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Sunday, 4 March 2012

Parliament February 28th

I headed up to town on the tube as it was a weekday otherwise you have to pay petrol, Congestion Charge and Parking, before you know it your £30.00 out of pocket, London is an expensive place to visit in the week if you drive.£7.00 on the Oyster was not too bad as I arrived at dawn, around 6.45am, I left the telescope at home, too much gear otherwise.
Looking at the wind showed the union jack going westwards so I thought they would likely be on the east side. For the next 30 minutes I searched every nook and cranny, no peregrines, I gave the Middle Tower and Big Ben the once over, not a sign. By now I had decided they had gone over to last year’s nest site where they successfully fledged 3 juveniles, hopefully where ever they breed they will be successful again. I will keep an eye on Parliament but will now start covering the upriver nest site more.
During the course of the morning I kept a look out and had more or less given up on them when low and behold they came in, just as I was getting ready to go. Both landed on Middle Tower where I managed to get a couple of photos, despite this it still looks as if the upriver nest site is favourite.
Time will tell.


The pair

Another issue that I have been thinking of a lot lately is the number of pairs in London and there security.
Sad to say that in this country raptor persecution still persists and it is one big reason why sites in London are not publicised, it is a pity as the London public should have a chance to watch and be involved with these birds on their doorstep. It is an age old and awkward position, do you not publicise every site or publicise them with the view that, more eyes watching makes for a securer site. Parliament is publicised as it is secure, the Tate Modern is publicised as it is not a breeding site, in the end I think you have to judge each breeding site on its own merits and location, but is that right? If you get all the local people involved in each respective site there will undoubtedly be more security for the birds and that is what it is all about.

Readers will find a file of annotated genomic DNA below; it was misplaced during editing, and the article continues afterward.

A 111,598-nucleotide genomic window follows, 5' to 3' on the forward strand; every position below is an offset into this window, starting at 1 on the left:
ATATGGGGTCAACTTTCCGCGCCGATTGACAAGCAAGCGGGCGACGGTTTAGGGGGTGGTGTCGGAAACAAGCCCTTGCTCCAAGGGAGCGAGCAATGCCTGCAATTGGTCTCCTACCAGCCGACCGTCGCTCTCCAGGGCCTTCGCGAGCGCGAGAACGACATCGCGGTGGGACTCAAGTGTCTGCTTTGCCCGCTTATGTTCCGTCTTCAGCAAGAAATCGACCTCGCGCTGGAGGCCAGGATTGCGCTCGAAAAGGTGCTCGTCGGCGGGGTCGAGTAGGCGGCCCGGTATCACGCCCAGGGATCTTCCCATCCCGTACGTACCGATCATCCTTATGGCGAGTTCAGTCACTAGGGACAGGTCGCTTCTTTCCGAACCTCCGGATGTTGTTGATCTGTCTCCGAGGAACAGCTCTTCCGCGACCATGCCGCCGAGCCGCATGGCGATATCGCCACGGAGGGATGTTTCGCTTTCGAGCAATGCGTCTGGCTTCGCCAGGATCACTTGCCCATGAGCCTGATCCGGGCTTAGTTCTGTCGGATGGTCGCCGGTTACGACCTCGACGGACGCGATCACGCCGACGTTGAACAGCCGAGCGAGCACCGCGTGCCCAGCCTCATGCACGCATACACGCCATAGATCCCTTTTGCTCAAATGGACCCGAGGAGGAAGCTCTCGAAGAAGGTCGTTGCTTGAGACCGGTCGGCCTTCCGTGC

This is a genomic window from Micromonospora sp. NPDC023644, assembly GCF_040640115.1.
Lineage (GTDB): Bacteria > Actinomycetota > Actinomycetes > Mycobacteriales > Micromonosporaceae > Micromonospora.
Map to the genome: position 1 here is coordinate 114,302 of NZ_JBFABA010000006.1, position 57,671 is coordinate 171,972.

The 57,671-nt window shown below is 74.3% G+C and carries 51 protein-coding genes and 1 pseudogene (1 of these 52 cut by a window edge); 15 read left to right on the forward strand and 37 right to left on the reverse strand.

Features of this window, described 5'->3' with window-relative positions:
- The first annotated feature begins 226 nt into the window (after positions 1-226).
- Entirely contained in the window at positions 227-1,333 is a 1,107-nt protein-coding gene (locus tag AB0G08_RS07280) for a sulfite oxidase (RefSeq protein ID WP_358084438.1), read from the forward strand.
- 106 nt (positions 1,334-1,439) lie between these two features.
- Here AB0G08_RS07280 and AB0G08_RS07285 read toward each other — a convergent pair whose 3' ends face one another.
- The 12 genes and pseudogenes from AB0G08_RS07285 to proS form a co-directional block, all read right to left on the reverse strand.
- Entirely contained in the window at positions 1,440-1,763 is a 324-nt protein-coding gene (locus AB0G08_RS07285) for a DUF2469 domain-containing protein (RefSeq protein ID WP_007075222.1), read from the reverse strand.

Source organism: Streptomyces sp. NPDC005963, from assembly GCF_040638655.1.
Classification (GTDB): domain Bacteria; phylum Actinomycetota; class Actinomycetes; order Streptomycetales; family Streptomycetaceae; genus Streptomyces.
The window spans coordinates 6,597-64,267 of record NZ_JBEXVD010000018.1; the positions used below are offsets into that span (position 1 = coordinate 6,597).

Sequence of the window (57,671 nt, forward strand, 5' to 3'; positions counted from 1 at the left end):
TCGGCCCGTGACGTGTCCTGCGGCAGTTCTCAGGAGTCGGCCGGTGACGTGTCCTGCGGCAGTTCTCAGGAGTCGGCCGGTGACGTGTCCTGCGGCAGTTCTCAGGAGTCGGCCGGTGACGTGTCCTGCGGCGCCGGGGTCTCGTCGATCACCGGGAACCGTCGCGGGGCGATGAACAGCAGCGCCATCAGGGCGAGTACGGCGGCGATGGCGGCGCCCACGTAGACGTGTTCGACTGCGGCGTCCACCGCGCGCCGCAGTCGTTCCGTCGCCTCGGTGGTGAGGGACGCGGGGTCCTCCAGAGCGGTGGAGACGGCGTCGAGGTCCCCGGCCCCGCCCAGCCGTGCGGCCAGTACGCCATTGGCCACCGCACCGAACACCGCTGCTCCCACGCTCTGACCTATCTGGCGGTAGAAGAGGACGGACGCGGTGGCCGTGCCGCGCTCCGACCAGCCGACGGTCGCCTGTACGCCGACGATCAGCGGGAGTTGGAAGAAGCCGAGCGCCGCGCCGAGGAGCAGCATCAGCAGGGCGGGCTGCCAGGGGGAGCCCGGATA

Out of town across the country other urban peregrine sites are publicised and on the internet, no problem. America, in particular New York, publicises every nest site and the world and his dog are involved, would the same approach be better in London, get local people involved?
If a minority of Eggers or Pigeon Fanciers want to find them they will, a recent court case showed this, an egg collector named 9 sites in London straight off the top of his head. In a rural location they should be kept unpublicised, there is little security on a lonely moor or cliff face to a determined individual. I have always kept all the sites that I monitor apart from Parliament unpublicised, but I must admit to re thinking, is it the right approach to each pair when it comes to their security and safety?

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